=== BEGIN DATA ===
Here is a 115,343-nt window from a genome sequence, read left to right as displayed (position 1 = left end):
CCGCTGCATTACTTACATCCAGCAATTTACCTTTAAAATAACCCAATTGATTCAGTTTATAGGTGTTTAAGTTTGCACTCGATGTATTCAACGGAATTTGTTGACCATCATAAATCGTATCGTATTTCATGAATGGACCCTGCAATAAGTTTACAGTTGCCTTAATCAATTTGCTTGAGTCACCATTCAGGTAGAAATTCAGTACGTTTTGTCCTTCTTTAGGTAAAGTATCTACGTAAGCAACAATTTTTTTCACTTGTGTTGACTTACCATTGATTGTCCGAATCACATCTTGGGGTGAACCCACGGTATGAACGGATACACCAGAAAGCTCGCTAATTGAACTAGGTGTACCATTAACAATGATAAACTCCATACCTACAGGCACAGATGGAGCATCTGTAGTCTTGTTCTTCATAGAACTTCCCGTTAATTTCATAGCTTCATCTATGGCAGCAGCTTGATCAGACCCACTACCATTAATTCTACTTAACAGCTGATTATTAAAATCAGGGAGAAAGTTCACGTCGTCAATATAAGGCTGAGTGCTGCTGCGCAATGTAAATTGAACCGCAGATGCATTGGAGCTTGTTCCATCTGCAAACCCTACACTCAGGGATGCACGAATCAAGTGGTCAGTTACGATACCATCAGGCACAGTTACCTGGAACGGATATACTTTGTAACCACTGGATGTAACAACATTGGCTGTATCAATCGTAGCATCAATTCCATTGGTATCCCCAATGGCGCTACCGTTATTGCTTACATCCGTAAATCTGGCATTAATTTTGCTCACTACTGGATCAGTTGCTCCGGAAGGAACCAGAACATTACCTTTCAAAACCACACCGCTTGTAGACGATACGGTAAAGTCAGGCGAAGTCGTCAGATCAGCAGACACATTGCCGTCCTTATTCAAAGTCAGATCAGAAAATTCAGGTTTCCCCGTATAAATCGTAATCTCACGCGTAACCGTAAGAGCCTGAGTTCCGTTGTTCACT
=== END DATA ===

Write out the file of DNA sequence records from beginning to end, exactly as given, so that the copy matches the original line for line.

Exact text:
Here is a 115,343-nt window from a genome sequence, read left to right as displayed (position 1 = left end):
CCGCTGCATTACTTACATCCAGCAATTTACCTTTAAAATAACCCAATTGATTCAGTTTATAGGTGTTTAAGTTTGCACTCGATGTATTCAACGGAATTTGTTGACCATCATAAATCGTATCGTATTTCATGAATGGACCCTGCAATAAGTTTACAGTTGCCTTAATCAATTTGCTTGAGTCACCATTCAGGTAGAAATTCAGTACGTTTTGTCCTTCTTTAGGTAAAGTATCTACGTAAGCAACAATTTTTTTCACTTGTGTTGACTTACCATTGATTGTCCGAATCACATCTTGGGGTGAACCCACGGTATGAACGGATACACCAGAAAGCTCGCTAATTGAACTAGGTGTACCATTAACAATGATAAACTCCATACCTACAGGCACAGATGGAGCATCTGTAGTCTTGTTCTTCATAGAACTTCCCGTTAATTTCATAGCTTCATCTATGGCAGCAGCTTGATCAGACCCACTACCATTAATTCTACTTAACAGCTGATTATTAAAATCAGGGAGAAAGTTCACGTCGTCAATATAAGGCTGAGTGCTGCTGCGCAATGTAAATTGAACCGCAGATGCATTGGAGCTTGTTCCATCTGCAAACCCTACACTCAGGGATGCACGAATCAAGTGGTCAGTTACGATACCATCAGGCACAGTTACCTGGAACGGATATACTTTGTAACCACTGGATGTAACAACATTGGCTGTATCAATCGTAGCATCAATTCCATTGGTATCCCCAATGGCGCTACCGTTATTGCTTACATCCGTAAATCTGGCATTAATTTTGCTCACTACTGGATCAGTTGCTCCGGAAGGAACCAGAACATTACCTTTCAAAACCACACCGCTTGTAGACGATACGGTAAAGTCAGGCGAAGTCGTCAGATCAGCAGACACATTGCCGTCCTTATTCAAAGTCAGATCAGAAAATTCAGGTTTCCCCGTATAAATCGTAATCTCACGCGTAACCGTAAGAGCCTGAGTTCCGTTGTTCACT